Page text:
None of the options currently being weighed by the School Board are viable options, because every option will result in catastrophic effects on this community.  Furloughing underpaid teachers is unacceptable, particularly coupled with the increase in insurance the teachers have been forced to bear.  Closing the smaller schools is unacceptable, as the number of students per teacher has already increased since you first slashed the school budget in the spring.  Lengthening the school day and moving to a four day week is unacceptable for myriad reasons, including the fact that a good number of students rely on free and reduced breakfast and lunch, every day, for their nourishment.  Eliminating transportation for students is unacceptable, because those who need to be at school the most will have the hardest time getting there. 

Your continued failure to fund the schools demonstrates your complete lack of commitment to the children in this county and to their sound educational futures.  Please hear me loudly and clearly: your actions are unconscionable.  You do not represent the majority of the individuals who elected you into the office you now hold.  You have made, and are continuing to make, the most egregious budgetary and financial errors.      
Yet you, the Board of Supervisors, again have the opportunity to do the right thing.  You have the opportunity to approve additional funding for the 2012-13 school year and avoid creating even more crippling effects on our students and staff. 

Nothing is more important than your provision of $308,000 for the sustainability of our schools. 


Anne S. Carter 


Thursday, October 11, 2012

Embarking on the Known World

Because the Most Ridiculous National Holiday Ever afforded us an extra-long weekend, we made like Columbus and embarked on an adventure to the known world... of camping a local favorite campsite.  (We did not, however, claim to discover anything new, nor chart the course for other ships to bring ruin to the peaceable Natives inhabiting the land...) In hindsight, I find it positively amazing that we ever embarked on a second - let alone eighth or ninth - camping trip after that first ill-fated affair some 3 1/2 years ago. 

Oh, how the times have changed!  Most notably, this camping trip didn't include a single raindrop.  Not one.  I believe this is a Carter Camping Miracle, in fact!  The weather was positively glorious, perhaps the finest weather we'll see this fall.  It was warm and breezy during the day, cool but not cold at night.  The leaves had just started to change, promising more brilliant days of color ahead.

Our tent was cozy and warm, and since I had my very own sleeping bag this time and didn't have to share with Pax and his youth-sized bag, each of us slept better those two nights in the tent than we sleep in our own beds at home - I know, right?  So hard to believe, but so true.

We took the canoe this time, which was one of the biggest highlights of the trip.  As we paddled, both Jeff and I were deeply nostalgic about the many canoe memories we enjoyed in our younger days.  Jeff loves to recount the stories of the 21-day canoe trip he took for several summers through an amazing camp in Quebec.  My own memories from being a camp counselor and taking kids on overnight canoe trips are particularly fun to tell to my own children, but most especially do I love telling them about my canoe trips with my family.  Whenever I was partnered with my father (which was usually), I sat in the front to "navigate" and "help paddle."  I interpreted this to mean "deliberately direct the steerer to forge ahead into shallow, rocky paths in the river for the sheer joy of getting stuck, possibly capsizing, and listening to the mock harrumphing and annoyance that ensued."  This was my modus operandi every. single. time.  Did my dad ever catch on to my antics, or was he possibly as amused by my mischief as I was?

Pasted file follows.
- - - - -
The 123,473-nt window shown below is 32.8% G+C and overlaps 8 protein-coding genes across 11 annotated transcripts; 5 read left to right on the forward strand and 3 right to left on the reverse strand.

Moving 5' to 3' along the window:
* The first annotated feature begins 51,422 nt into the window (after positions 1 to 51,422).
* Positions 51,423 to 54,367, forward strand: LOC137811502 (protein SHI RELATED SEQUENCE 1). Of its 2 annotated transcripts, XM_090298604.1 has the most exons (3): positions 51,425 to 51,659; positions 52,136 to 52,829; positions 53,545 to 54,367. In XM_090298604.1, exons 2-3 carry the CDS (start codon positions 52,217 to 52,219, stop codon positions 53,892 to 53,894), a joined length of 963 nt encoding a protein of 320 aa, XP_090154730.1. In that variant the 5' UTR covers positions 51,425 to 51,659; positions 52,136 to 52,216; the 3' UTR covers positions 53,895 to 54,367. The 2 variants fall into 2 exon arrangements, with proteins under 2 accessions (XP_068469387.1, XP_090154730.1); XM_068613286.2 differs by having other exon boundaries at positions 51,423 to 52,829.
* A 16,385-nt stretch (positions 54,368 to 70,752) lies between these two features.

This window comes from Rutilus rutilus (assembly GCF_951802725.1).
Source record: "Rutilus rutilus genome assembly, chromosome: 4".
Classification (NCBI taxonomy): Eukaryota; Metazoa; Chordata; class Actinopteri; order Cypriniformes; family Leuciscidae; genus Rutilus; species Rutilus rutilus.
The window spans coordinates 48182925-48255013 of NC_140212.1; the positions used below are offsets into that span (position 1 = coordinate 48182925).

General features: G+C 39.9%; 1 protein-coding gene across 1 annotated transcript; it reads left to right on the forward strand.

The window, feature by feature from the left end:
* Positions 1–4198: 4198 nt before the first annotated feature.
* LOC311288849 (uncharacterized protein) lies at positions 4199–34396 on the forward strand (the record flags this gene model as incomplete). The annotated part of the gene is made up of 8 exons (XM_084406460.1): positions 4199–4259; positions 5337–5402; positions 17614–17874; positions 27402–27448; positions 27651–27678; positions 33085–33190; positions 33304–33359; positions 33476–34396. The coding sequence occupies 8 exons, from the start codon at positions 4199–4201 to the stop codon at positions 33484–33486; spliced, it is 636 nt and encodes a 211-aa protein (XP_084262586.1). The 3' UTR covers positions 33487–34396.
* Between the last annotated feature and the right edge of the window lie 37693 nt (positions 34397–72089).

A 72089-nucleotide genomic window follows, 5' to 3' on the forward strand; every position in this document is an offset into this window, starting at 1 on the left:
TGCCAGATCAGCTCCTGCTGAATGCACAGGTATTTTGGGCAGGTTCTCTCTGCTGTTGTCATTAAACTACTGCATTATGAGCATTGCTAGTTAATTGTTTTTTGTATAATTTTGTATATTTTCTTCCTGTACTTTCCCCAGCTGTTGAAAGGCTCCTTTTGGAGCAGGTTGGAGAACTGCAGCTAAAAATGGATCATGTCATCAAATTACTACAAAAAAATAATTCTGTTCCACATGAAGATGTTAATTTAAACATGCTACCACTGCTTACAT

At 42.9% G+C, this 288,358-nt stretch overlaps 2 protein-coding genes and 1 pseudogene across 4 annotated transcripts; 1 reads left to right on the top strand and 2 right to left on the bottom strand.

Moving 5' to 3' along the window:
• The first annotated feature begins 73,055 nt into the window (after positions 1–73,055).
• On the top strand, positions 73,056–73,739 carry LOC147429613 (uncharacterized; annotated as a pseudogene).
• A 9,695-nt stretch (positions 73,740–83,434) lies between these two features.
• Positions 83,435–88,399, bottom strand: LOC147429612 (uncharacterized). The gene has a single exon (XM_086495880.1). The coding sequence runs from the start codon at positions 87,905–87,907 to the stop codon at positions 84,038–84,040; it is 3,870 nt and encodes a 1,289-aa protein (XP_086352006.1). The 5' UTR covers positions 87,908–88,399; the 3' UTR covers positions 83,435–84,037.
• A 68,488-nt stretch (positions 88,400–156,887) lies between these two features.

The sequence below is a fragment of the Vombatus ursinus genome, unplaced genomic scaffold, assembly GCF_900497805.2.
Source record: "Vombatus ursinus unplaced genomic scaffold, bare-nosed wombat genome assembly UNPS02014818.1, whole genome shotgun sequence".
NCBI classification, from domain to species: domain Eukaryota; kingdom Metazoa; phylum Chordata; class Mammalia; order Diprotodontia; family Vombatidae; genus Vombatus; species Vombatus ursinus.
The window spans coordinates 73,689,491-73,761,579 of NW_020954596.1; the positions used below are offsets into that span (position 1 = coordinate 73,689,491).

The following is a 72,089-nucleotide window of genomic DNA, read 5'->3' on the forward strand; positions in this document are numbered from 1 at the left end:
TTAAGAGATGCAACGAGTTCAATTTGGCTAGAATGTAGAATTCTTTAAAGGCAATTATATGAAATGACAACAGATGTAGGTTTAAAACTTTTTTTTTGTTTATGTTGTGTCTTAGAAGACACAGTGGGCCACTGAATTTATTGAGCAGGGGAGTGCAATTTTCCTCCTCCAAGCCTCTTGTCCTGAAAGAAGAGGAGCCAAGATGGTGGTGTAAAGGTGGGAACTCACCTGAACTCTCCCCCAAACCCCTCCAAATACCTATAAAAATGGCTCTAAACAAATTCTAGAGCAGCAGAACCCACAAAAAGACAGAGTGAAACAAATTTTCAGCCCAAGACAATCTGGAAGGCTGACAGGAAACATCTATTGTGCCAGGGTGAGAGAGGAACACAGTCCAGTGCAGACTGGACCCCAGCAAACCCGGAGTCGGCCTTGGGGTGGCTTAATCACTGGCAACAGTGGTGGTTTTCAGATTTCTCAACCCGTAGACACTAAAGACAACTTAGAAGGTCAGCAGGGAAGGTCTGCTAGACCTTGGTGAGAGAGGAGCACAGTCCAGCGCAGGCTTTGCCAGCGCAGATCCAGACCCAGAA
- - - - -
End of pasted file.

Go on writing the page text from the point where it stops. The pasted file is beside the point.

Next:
After giggling uncontrollably upon hearing this tale, I could tell Aidan was trying to do the same in our two manned canoe.  Lucky for me, it's hard to get stuck in a wide-bottom canoe in a lake.

Another highlight was that friends of ours also camped at the same site, and our visits overlapped for one night.  What a perfect coincidence!  The 8 kids between 3 families skipped rocks, went on a scavenger hunt, attempted to find a geocache (ha!  It was never found, despite two overly determined fathers), played on the playground and ran the beach together, and generally made for a wonderful and relaxing time for the grown ups.  Relaxing!  Great sleep!  No rain!  Was this for real?

Well, yes, it was still very real.  We still made the "if you don't stop this minute we'll pack up our stuff and go home IMMEDIATELY" threat once each day.  Our box oven brownies?  FAIL.  And I didn't even touch them, so I can't be blamed like last time when I added glowing wood tinder to the box instead of adding more charcoal, resulting in a decidedly smoked flavor.  We totally forgot to bring the brand-new rain/sun/shelter tent cover we bought specifically for this trip.  Jeff, ever the one to lecture me on not over-packing, managed to bring not one...not two...not three... but FOUR pairs of shoes for a three day excursion.

It was a great trip.  We came home happy and deep-down fulfilled by our time outside, together, with friends, as a family.

Some photos (I took 257.  I spared you all but this dozen):
Fresh flowers, festive tablecloth, fantastic beer.  Does it get any better than this?

Aidan was such a rockstar on this trip - so helpful, so careful, so willing.


Look what I caught in the lake!

Trying to beat his mom in a footrace!
Look at this awesome little baby!

This is one of the most genuine pics we've ever taken.  This was "a moment"!

Anonymous oarsmen

Notice my position in the boat - once a coxswain, always a coxswain!

Leo's photo idea:  throw leaves up when the camera goes off.  This took five tries to get the timing right!
"Autumn, the year's last, loveliest smile."  -William Cullen Bryant